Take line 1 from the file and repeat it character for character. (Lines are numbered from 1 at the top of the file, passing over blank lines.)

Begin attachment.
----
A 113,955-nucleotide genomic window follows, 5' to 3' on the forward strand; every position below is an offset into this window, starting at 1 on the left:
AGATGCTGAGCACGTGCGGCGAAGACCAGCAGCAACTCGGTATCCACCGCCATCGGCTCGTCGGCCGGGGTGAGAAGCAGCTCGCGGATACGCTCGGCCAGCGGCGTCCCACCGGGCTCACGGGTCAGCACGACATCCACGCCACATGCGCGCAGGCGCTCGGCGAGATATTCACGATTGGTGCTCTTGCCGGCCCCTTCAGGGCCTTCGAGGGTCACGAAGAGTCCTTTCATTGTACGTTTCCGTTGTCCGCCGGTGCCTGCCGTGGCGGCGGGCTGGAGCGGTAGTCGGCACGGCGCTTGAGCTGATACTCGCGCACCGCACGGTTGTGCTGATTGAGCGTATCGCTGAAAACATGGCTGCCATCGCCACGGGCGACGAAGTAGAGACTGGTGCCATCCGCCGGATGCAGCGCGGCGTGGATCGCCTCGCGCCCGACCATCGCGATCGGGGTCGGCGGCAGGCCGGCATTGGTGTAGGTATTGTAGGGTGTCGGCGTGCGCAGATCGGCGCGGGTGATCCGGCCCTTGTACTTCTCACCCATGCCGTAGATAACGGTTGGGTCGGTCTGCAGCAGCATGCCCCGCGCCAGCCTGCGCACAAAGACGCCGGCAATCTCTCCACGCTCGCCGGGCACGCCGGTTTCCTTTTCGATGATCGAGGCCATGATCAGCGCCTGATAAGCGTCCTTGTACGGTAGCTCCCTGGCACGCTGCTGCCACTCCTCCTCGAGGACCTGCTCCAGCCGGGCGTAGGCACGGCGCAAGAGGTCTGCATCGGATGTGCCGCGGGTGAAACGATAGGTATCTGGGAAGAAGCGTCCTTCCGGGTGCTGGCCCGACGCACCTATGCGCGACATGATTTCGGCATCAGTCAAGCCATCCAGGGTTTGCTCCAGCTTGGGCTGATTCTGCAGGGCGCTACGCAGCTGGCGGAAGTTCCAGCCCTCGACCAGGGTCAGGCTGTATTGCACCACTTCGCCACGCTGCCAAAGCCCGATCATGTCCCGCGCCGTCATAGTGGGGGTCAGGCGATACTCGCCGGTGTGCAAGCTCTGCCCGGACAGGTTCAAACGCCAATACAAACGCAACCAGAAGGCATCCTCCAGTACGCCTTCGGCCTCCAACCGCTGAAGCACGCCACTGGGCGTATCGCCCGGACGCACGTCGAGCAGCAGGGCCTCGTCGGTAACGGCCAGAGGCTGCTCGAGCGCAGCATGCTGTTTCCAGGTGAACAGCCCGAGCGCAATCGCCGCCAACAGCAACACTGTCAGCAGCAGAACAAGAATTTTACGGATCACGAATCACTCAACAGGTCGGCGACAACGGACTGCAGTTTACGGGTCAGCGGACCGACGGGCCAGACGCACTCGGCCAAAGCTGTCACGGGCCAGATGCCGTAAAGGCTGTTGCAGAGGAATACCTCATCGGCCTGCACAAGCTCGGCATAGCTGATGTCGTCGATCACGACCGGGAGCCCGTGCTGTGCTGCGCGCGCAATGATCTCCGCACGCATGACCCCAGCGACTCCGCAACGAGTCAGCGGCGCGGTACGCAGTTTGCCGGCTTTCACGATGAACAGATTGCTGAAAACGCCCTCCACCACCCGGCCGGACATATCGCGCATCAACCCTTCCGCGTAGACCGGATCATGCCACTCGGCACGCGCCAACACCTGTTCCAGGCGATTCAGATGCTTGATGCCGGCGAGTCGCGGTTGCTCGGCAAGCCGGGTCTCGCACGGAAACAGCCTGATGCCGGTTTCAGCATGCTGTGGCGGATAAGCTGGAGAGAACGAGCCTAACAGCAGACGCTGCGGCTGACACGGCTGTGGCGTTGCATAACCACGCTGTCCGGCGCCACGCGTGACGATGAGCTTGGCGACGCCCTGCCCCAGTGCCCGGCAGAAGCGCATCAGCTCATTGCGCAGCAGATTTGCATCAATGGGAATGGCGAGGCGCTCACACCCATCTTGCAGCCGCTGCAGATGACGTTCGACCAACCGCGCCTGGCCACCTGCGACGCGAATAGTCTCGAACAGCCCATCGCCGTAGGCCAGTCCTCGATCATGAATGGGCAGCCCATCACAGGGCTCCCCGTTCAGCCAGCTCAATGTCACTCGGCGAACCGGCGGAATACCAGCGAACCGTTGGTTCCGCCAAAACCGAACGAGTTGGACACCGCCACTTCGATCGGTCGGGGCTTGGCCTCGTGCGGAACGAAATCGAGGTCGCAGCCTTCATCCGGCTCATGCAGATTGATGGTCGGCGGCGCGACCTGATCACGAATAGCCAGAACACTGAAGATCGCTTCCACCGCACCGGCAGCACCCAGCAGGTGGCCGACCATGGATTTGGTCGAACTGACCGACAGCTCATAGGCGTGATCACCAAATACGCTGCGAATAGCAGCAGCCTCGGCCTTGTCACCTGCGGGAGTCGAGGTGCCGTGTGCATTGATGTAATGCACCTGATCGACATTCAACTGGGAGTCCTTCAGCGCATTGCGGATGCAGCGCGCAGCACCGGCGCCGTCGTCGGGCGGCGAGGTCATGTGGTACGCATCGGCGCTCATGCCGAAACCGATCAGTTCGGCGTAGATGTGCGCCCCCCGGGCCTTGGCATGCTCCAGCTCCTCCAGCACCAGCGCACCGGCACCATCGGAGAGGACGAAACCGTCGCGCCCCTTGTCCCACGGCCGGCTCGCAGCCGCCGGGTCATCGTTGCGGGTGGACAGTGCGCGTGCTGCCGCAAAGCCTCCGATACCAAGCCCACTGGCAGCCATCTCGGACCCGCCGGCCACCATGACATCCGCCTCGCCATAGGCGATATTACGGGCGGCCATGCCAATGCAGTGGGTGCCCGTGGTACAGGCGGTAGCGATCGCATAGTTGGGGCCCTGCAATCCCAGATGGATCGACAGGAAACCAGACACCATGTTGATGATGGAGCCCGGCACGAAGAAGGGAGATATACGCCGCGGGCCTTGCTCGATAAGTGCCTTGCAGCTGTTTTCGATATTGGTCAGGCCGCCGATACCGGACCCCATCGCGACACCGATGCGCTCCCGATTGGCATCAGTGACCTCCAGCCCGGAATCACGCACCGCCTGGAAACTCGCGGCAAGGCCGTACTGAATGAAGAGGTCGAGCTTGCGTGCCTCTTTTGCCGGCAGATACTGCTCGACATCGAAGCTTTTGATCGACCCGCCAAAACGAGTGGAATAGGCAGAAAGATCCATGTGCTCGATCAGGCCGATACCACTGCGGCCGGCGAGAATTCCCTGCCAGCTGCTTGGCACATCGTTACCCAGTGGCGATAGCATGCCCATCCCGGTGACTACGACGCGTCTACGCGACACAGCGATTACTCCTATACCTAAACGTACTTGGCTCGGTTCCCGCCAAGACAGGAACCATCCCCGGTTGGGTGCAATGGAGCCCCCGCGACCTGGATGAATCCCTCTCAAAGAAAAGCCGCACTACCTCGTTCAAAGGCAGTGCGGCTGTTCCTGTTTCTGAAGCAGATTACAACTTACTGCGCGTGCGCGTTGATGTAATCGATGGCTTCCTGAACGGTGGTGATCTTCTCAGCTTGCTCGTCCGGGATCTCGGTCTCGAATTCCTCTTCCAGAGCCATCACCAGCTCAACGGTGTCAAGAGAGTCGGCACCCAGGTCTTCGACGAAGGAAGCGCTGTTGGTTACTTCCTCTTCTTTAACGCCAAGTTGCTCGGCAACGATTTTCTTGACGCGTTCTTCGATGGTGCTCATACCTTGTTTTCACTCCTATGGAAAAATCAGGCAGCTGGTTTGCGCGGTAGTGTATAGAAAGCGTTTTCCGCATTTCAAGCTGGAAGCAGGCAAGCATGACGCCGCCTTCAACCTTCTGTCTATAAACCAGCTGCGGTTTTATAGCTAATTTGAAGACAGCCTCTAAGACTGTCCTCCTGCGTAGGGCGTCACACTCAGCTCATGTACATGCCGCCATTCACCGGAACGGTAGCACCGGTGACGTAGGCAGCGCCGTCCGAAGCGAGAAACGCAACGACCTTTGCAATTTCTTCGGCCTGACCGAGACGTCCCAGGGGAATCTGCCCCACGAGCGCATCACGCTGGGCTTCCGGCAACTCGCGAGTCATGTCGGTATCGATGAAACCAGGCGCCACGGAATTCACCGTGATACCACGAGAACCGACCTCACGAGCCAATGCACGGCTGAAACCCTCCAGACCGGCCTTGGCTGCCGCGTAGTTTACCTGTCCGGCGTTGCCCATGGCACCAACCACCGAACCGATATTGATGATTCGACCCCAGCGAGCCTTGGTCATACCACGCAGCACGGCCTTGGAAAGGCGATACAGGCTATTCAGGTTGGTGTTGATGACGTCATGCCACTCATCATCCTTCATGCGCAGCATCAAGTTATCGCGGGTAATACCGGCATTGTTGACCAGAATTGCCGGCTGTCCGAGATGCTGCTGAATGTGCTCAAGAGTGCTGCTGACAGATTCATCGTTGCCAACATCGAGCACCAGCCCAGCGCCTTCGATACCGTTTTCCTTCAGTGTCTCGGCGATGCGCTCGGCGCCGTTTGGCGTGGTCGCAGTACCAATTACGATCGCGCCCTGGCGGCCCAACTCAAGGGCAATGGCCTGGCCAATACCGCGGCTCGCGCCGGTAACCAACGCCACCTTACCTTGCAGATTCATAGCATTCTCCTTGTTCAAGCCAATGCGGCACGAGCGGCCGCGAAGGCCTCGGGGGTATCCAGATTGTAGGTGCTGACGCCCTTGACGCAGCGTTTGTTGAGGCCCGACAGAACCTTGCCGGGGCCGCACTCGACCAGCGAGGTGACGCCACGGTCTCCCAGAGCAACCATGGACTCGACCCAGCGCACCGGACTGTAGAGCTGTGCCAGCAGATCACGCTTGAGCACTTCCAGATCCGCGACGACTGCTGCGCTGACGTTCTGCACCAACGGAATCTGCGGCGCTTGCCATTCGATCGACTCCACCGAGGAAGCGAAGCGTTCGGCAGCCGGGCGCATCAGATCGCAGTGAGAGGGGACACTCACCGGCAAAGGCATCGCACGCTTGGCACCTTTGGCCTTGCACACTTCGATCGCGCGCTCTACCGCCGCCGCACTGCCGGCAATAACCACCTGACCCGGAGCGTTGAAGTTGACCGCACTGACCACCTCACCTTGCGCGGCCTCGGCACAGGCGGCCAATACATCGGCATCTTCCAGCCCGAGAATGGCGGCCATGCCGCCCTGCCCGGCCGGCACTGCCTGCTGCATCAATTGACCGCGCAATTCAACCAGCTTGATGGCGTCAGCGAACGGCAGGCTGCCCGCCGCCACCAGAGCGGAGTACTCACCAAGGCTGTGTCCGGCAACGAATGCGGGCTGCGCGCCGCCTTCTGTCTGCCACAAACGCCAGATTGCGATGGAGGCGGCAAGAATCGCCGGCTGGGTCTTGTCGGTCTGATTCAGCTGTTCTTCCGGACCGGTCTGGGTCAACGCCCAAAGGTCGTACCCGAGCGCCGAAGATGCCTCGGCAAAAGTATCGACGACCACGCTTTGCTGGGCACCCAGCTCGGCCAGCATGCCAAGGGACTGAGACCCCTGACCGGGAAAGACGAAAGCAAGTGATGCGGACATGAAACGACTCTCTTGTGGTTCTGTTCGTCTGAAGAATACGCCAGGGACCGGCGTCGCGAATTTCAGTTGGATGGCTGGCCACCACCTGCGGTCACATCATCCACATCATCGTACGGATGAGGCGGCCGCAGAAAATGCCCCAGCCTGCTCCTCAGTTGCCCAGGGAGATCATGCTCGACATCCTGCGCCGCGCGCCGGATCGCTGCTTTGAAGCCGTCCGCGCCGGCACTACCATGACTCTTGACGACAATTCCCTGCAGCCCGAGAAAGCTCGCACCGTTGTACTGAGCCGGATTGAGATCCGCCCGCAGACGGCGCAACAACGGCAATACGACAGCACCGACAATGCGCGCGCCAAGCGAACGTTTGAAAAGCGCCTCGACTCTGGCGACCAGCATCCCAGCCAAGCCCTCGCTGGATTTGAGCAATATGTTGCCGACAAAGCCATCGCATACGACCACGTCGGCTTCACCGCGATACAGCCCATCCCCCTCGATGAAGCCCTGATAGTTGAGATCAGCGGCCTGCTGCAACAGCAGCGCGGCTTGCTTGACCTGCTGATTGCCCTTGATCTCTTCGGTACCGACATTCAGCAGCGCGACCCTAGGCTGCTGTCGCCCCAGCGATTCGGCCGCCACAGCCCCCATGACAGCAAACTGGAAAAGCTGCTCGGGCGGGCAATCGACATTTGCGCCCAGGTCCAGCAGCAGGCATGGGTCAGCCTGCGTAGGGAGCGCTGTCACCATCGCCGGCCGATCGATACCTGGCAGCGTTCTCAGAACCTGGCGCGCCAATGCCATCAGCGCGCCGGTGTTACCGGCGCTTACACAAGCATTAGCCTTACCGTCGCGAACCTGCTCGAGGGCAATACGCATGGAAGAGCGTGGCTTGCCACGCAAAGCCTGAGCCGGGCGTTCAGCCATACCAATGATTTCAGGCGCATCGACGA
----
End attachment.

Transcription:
A 113,955-nucleotide genomic window follows, 5' to 3' on the forward strand; every position below is an offset into this window, starting at 1 on the left: